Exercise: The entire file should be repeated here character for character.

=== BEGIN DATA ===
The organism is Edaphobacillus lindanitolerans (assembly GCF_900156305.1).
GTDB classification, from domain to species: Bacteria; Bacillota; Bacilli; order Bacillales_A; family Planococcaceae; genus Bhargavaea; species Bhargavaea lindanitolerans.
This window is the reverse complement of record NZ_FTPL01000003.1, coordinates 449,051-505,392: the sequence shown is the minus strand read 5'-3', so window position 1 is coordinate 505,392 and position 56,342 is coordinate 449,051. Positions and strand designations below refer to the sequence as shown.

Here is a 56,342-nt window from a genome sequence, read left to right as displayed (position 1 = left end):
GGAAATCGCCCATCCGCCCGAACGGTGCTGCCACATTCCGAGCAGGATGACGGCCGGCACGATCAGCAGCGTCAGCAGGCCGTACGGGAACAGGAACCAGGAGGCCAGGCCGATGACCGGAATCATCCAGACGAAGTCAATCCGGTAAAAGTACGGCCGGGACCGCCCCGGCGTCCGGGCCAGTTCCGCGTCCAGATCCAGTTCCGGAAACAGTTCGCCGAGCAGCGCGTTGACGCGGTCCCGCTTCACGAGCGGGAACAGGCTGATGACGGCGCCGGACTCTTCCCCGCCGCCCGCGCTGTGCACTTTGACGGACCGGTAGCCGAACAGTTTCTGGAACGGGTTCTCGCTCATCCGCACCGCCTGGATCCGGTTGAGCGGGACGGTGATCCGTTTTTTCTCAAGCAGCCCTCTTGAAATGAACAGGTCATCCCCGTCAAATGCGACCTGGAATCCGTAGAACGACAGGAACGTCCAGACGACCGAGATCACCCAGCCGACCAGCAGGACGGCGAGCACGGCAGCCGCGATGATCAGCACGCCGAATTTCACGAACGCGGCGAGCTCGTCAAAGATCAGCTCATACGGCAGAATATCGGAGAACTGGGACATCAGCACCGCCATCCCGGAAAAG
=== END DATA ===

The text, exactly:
The organism is Edaphobacillus lindanitolerans (assembly GCF_900156305.1).
GTDB classification, from domain to species: Bacteria; Bacillota; Bacilli; order Bacillales_A; family Planococcaceae; genus Bhargavaea; species Bhargavaea lindanitolerans.
This window is the reverse complement of record NZ_FTPL01000003.1, coordinates 449,051-505,392: the sequence shown is the minus strand read 5'-3', so window position 1 is coordinate 505,392 and position 56,342 is coordinate 449,051. Positions and strand designations below refer to the sequence as shown.

Here is a 56,342-nt window from a genome sequence, read left to right as displayed (position 1 = left end):
GGAAATCGCCCATCCGCCCGAACGGTGCTGCCACATTCCGAGCAGGATGACGGCCGGCACGATCAGCAGCGTCAGCAGGCCGTACGGGAACAGGAACCAGGAGGCCAGGCCGATGACCGGAATCATCCAGACGAAGTCAATCCGGTAAAAGTACGGCCGGGACCGCCCCGGCGTCCGGGCCAGTTCCGCGTCCAGATCCAGTTCCGGAAACAGTTCGCCGAGCAGCGCGTTGACGCGGTCCCGCTTCACGAGCGGGAACAGGCTGATGACGGCGCCGGACTCTTCCCCGCCGCCCGCGCTGTGCACTTTGACGGACCGGTAGCCGAACAGTTTCTGGAACGGGTTCTCGCTCATCCGCACCGCCTGGATCCGGTTGAGCGGGACGGTGATCCGTTTTTTCTCAAGCAGCCCTCTTGAAATGAACAGGTCATCCCCGTCAAATGCGACCTGGAATCCGTAGAACGACAGGAACGTCCAGACGACCGAGATCACCCAGCCGACCAGCAGGACGGCGAGCACGGCAGCCGCGATGATCAGCACGCCGAATTTCACGAACGCGGCGAGCTCGTCAAAGATCAGCTCATACGGCAGAATATCGGAGAACTGGGACATCAGCACCGCCATCCCGGAAAAG